If you have an axe you can always find dry wood by splitting open logs and removing the dry wood from inside of them. This method is hard work, but it is sure fire. You can split the dry inner wood up into varying sizes of kindling and even small fuel logs. Once you have these pieces of dry inner wood burning well, they will produce enough heat to dry out and ignite the damper portions of the log that you have split.
If the weather is wet it is very helpful to split fuel logs. This exposes the dry inner wood, which can be placed in contact with flames first. As the dry wood catches and burns it will help to dry out the remainder of the fuel logs. Fuel logs should be added as soon as possible so that all available heat can be used to dry them. Additional fuel logs should be lain as near as possible to the fire so that the heat will start to dry them even before they are added to the fire. Try not to lay the “fuel logs in waiting” directly on the ground where they will soak up water as fast as you can dry them out. Lay a couple of small logs down as a support and set a fuel log on top of and across them. Lay your fuel logs so that the sides are exposed to the fire, and rotate them regularly so that they dry on all sides. Once a fire is burning well, you can put some pretty damp logs on for fuel, and they will still ignite; but be careful not to put too many on at one time, or you may kill your fire. Use only very dead wood for fuel. Soft woods like pine and willow will ignite at lower temperatures than hardwoods like oak and hickory, but hardwoods will release more heat, burn for a longer time, and produce better coals. If you have access to both kinds of fuel, place some softwood on the fire first and then, after it catches well, add your hardwood.
Wet Weather Fire Lay
The teepee fire lay is excellent for wet weather. Each succeeding layer of material in the fire lay protects the layers below it from moisture, and the conical structure of the teepee fire lay helps shed water as the fire ignites. Pictured below: Teepee fire lay.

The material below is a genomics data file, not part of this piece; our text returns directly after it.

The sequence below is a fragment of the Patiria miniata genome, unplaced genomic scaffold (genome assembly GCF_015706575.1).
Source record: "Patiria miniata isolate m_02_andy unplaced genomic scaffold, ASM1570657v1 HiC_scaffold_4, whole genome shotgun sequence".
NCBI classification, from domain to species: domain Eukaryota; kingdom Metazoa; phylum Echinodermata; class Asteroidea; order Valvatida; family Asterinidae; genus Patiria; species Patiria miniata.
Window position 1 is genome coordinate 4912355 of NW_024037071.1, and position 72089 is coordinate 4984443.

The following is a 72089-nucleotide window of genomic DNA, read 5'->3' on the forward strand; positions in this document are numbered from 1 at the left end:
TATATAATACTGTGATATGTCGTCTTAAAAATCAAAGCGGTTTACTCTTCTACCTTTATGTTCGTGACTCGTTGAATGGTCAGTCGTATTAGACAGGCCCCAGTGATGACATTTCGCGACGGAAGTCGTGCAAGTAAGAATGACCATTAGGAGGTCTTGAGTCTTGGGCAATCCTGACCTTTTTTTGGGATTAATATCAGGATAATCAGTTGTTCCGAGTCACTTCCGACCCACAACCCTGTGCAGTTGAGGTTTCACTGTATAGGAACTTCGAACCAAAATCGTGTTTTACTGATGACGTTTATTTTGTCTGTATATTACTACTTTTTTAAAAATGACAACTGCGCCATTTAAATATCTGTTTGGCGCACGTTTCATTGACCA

To start a teepee fire lay you will need three sticks to serve as the base of the teepee. These sticks should be about a quarter of an inch in diameter and about a foot long. Shove the bases of these sticks into the ground with an equal distance between them to form a tri-pod. The sticks should slope in at a forty-five degree angle and should cross about two inches from the top. This will leave you with eight inches of space inside the tripod for tinder. Fill the interior of the tri-pod with the driest and finest tinder that you can find. Rather than placing the tinder flat on the ground, try and push it up into the top of the tri-pod leaving a hollow, or small cave, at the bottom of the tinder. This is where you will ignite the fire, so it should face into the wind.
Now begin leaning small sticks of kindling vertically around the tri-pod. Use very small, very dry twigs for this. Cover the outside of the teepee completely will twigs except for a small opening on the upwind side that will give you access to tinder. Add additional layers of kindling, gradually increasing the size of the kindling with each layer. The final layer of kindling may be as large as three-quarters of an inch in diameter.
Lighting Your Fire in Wet Weather
When you have gathered all of the necessary materials and prepared your fire lay, it is time to ignite the fire. If you have a candle stub or a fire starter with you, you can place it into the small tinder cave inside of the teepee and ignite the fire starter. If you do not have a fire starter, you will need to take a small handful of dry tinder and light it outside of the teepee. When this bundle of tinder is burning well, shove it into the tinder cave inside of the teepee. If your materials are dry, and your fire lay is correct, the flames from you tinder should spread rapidly through the kindling; and you should have the beginnings of a good fire. When it is apparent that your fire is going to catch, you should begin adding larger pieces of kindling and then fuel logs on the fire. Try to add the driest wood that you have first so that the heat from this material can dry and ignite some of the damper wood that you will be forced to use. Pictured below: Lighting teepee fire and teepee fire burning.